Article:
Republics have the right to establish their own official languages, to publish federal and republican laws in those languages, and to place them on equal standing with Russian during elections, referendums, and industrial, official and judicial activities.
Establishing some languages as official does not obviate the protection of others. The republic of Tatarstan, for example, is undertaking efforts to preserve the culture and language of its local Bashkirs, Udmurts, Chuvashes ; the republic of Chuvashia – of the Tatar and Bashkir living there, etc.
Evgeny Kuzmin These protections are not the products of Russia’s government policy towards languages, but its very foundation. They are explicated and promulgated in the Law on the Languages of the Peoples of the Russian Federation (rsfsr), which was ratified in the Soviet era but retains its legal force, the Law on the State Language of the Russian Federation along with a number of other laws protecting culture and education. This whole body of legislation stipulates state-sponsored protection, promotion, and development of all minority ethnic languages, as well as bilingualism and multilingualism. Russian citizens without a working command of Russian are thus given the tools to participate in meetings and conferences at government agencies, offices, industrial companies, and the court of law in the language they speak fluently, and an interpreter is provided when necessary.
The Law on the Languages of the Peoples of the Russian Federation envisages opportunities to organise teaching in a speaker’s native language, irrespective of that language’s numerical strength and in conformity with its demands.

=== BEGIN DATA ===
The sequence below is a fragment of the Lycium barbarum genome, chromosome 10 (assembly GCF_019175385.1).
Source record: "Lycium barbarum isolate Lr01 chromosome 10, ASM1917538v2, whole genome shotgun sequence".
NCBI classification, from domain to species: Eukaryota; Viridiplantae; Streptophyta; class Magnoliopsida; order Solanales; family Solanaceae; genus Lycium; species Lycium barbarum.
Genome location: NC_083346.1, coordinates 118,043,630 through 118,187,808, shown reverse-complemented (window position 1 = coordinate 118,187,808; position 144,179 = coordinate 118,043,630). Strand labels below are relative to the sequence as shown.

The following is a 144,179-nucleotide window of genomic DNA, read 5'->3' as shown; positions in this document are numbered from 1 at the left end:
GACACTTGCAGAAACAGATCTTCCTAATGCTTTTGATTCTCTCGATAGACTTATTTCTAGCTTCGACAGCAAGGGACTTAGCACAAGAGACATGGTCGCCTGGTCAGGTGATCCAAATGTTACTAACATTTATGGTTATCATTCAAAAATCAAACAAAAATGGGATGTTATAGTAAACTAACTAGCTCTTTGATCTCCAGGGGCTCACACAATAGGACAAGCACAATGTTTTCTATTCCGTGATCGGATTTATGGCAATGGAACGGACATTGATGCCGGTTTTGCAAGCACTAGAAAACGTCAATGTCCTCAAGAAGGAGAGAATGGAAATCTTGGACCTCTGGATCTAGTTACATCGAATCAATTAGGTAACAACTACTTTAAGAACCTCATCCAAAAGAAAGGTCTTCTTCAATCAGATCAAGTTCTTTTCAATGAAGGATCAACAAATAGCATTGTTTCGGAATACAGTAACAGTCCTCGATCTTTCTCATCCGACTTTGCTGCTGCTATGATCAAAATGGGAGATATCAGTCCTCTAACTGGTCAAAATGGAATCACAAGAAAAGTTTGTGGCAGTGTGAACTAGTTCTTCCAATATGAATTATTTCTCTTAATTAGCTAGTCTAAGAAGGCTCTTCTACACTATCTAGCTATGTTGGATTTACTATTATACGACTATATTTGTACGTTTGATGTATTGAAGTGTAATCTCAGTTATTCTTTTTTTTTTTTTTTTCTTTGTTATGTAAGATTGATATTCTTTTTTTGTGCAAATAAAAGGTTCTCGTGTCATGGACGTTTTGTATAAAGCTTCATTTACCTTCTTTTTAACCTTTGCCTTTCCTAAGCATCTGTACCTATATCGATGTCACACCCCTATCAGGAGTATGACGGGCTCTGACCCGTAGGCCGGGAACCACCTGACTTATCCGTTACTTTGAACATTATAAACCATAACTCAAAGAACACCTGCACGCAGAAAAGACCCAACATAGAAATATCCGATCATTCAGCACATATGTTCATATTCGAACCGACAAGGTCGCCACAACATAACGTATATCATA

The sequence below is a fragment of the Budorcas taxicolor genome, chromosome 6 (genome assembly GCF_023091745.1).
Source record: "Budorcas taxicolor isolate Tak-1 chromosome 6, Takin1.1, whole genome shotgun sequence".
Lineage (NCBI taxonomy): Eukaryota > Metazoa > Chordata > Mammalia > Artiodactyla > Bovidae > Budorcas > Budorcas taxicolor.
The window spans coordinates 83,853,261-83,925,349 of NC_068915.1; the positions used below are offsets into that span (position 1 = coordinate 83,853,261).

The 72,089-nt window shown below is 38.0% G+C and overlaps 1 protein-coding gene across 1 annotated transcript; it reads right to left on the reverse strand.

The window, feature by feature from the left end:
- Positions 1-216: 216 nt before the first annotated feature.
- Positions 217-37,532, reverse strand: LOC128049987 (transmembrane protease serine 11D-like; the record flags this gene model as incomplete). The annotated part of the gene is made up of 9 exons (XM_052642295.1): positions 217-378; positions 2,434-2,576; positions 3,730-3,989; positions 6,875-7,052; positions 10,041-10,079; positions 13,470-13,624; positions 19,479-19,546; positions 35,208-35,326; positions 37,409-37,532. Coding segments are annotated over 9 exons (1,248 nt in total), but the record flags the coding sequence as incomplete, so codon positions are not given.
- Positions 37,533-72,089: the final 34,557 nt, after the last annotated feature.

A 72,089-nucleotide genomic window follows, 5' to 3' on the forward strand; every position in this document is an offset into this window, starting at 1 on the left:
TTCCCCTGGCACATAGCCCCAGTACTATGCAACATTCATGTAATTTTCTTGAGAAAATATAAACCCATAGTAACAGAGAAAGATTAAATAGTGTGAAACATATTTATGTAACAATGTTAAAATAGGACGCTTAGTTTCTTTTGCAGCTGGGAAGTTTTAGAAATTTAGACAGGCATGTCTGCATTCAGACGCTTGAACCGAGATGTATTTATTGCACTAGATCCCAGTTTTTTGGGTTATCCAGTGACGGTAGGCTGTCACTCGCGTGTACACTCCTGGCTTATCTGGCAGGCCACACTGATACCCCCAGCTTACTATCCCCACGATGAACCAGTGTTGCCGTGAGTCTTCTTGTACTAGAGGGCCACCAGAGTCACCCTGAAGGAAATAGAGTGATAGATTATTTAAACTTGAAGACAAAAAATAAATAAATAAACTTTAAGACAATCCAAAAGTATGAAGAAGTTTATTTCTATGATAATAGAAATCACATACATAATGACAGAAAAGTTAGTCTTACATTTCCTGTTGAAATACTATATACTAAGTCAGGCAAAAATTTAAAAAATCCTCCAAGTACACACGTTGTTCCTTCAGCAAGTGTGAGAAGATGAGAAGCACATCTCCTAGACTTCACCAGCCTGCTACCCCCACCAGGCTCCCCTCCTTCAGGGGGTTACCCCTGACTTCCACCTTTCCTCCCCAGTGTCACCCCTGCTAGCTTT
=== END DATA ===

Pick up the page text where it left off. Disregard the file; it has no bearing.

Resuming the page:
The Federal Law on Education stipulates that the state vouches assistance in training experts for teaching in the languages of the people of Russia who have no statehood in the form of a republic or autonomous area within the Russian Federation.
Russian regional authorities are the biggest contributors to official ethnolinguistic policy formation and implementation, as they are the ones most directly encountering the issues of preserving multilingualism on a daily basis.
As an example, let us more closely examine the case of language policy and status in the Republic of Sakha (Yakutia), specifically as it pertains to the Yakut language.
Evgeny Kuzmin LINGUISTIC STATUS, ETHNO-CULTURAL AND LANGUAGE POLICY IN THE REPUBLIC OF SAKHA (YAKUTIA) Ethnic makeup and expression The Republic of Sakha (Yakutia) 3, with an area of 3,103,200 km2, is Russia’s largest constituent entity. As home to a population of slightly over one million, 450,000 of whom speak Yakut, it is also one of the most striking examples of Russian multiethnic areas.
Yakut is the eponymous language of its corresponding ethnie (historically “Sakha”) that gave name to its home republic. Though the Yakut are genetically related to Mongolians, their language belongs to the Turkic group.
In terms of local population, the Yakut rank first at 45.6 %, ethnic Russians compose an additional 41.1 %, and the other 126 ethnic groups represent a combined 13.3 %. This 13.3 % consist of aboriginal Northern minorities – the Evenki, Even, Yukagir and Chukchi, who densely populate settlements, mostly in the Far North – and 238 registered nomadic clans.
In Yakutia, 93.3 % of the population has a fluent command of Russian ;